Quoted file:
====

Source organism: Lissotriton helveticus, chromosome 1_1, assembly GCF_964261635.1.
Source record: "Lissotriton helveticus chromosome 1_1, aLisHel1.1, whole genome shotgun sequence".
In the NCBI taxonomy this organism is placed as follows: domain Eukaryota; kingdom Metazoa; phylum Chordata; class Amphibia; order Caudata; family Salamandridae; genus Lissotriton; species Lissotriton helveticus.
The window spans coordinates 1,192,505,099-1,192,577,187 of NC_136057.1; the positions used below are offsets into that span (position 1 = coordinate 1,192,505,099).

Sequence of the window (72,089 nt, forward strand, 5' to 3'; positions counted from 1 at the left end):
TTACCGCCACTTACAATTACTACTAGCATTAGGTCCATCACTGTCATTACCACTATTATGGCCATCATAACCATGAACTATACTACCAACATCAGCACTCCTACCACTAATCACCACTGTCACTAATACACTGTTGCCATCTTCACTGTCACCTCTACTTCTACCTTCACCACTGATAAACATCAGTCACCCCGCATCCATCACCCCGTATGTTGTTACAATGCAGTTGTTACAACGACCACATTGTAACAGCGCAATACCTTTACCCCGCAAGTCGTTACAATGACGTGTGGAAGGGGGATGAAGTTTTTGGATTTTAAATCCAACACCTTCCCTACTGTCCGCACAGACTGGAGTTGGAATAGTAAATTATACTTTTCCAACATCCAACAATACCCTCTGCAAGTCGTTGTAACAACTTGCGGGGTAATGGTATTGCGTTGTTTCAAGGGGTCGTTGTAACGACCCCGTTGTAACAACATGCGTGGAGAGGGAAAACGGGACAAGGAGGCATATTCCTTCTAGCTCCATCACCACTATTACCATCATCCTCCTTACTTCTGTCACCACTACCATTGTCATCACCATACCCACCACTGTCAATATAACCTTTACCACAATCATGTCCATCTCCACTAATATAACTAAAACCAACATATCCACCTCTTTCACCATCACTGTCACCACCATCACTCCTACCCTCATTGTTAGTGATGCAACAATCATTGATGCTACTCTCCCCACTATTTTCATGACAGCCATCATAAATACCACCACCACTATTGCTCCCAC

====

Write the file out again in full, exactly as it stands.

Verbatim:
Source organism: Lissotriton helveticus, chromosome 1_1, assembly GCF_964261635.1.
Source record: "Lissotriton helveticus chromosome 1_1, aLisHel1.1, whole genome shotgun sequence".
In the NCBI taxonomy this organism is placed as follows: domain Eukaryota; kingdom Metazoa; phylum Chordata; class Amphibia; order Caudata; family Salamandridae; genus Lissotriton; species Lissotriton helveticus.
The window spans coordinates 1,192,505,099-1,192,577,187 of NC_136057.1; the positions used below are offsets into that span (position 1 = coordinate 1,192,505,099).

Sequence of the window (72,089 nt, forward strand, 5' to 3'; positions counted from 1 at the left end):
TTACCGCCACTTACAATTACTACTAGCATTAGGTCCATCACTGTCATTACCACTATTATGGCCATCATAACCATGAACTATACTACCAACATCAGCACTCCTACCACTAATCACCACTGTCACTAATACACTGTTGCCATCTTCACTGTCACCTCTACTTCTACCTTCACCACTGATAAACATCAGTCACCCCGCATCCATCACCCCGTATGTTGTTACAATGCAGTTGTTACAACGACCACATTGTAACAGCGCAATACCTTTACCCCGCAAGTCGTTACAATGACGTGTGGAAGGGGGATGAAGTTTTTGGATTTTAAATCCAACACCTTCCCTACTGTCCGCACAGACTGGAGTTGGAATAGTAAATTATACTTTTCCAACATCCAACAATACCCTCTGCAAGTCGTTGTAACAACTTGCGGGGTAATGGTATTGCGTTGTTTCAAGGGGTCGTTGTAACGACCCCGTTGTAACAACATGCGTGGAGAGGGAAAACGGGACAAGGAGGCATATTCCTTCTAGCTCCATCACCACTATTACCATCATCCTCCTTACTTCTGTCACCACTACCATTGTCATCACCATACCCACCACTGTCAATATAACCTTTACCACAATCATGTCCATCTCCACTAATATAACTAAAACCAACATATCCACCTCTTTCACCATCACTGTCACCACCATCACTCCTACCCTCATTGTTAGTGATGCAACAATCATTGATGCTACTCTCCCCACTATTTTCATGACAGCCATCATAAATACCACCACCACTATTGCTCCCAC